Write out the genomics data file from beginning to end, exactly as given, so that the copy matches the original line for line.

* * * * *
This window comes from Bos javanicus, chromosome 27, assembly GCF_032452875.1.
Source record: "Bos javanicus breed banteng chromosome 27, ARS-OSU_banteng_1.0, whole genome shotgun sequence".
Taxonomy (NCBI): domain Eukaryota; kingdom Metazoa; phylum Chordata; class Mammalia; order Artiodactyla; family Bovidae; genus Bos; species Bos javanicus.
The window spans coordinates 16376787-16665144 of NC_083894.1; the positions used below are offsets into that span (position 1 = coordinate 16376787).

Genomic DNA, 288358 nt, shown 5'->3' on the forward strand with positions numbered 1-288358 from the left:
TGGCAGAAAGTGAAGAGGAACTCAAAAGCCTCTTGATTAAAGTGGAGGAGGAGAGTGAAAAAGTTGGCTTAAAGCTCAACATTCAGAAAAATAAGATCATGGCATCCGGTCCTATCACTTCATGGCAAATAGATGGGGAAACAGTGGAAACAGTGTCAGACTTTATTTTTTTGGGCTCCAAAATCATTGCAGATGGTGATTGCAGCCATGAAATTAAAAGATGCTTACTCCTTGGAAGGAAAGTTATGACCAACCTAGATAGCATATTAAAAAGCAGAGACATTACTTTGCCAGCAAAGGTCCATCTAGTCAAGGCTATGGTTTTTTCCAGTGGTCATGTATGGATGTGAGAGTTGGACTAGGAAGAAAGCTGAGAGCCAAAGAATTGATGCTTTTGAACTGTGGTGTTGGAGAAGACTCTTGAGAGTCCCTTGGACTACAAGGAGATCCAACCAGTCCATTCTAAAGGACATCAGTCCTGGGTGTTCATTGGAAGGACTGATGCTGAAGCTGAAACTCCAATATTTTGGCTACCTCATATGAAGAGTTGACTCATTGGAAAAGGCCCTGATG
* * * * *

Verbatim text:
This window comes from Bos javanicus, chromosome 27, assembly GCF_032452875.1.
Source record: "Bos javanicus breed banteng chromosome 27, ARS-OSU_banteng_1.0, whole genome shotgun sequence".
Taxonomy (NCBI): domain Eukaryota; kingdom Metazoa; phylum Chordata; class Mammalia; order Artiodactyla; family Bovidae; genus Bos; species Bos javanicus.
The window spans coordinates 16376787-16665144 of NC_083894.1; the positions used below are offsets into that span (position 1 = coordinate 16376787).

Genomic DNA, 288358 nt, shown 5'->3' on the forward strand with positions numbered 1-288358 from the left:
TGGCAGAAAGTGAAGAGGAACTCAAAAGCCTCTTGATTAAAGTGGAGGAGGAGAGTGAAAAAGTTGGCTTAAAGCTCAACATTCAGAAAAATAAGATCATGGCATCCGGTCCTATCACTTCATGGCAAATAGATGGGGAAACAGTGGAAACAGTGTCAGACTTTATTTTTTTGGGCTCCAAAATCATTGCAGATGGTGATTGCAGCCATGAAATTAAAAGATGCTTACTCCTTGGAAGGAAAGTTATGACCAACCTAGATAGCATATTAAAAAGCAGAGACATTACTTTGCCAGCAAAGGTCCATCTAGTCAAGGCTATGGTTTTTTCCAGTGGTCATGTATGGATGTGAGAGTTGGACTAGGAAGAAAGCTGAGAGCCAAAGAATTGATGCTTTTGAACTGTGGTGTTGGAGAAGACTCTTGAGAGTCCCTTGGACTACAAGGAGATCCAACCAGTCCATTCTAAAGGACATCAGTCCTGGGTGTTCATTGGAAGGACTGATGCTGAAGCTGAAACTCCAATATTTTGGCTACCTCATATGAAGAGTTGACTCATTGGAAAAGGCCCTGATG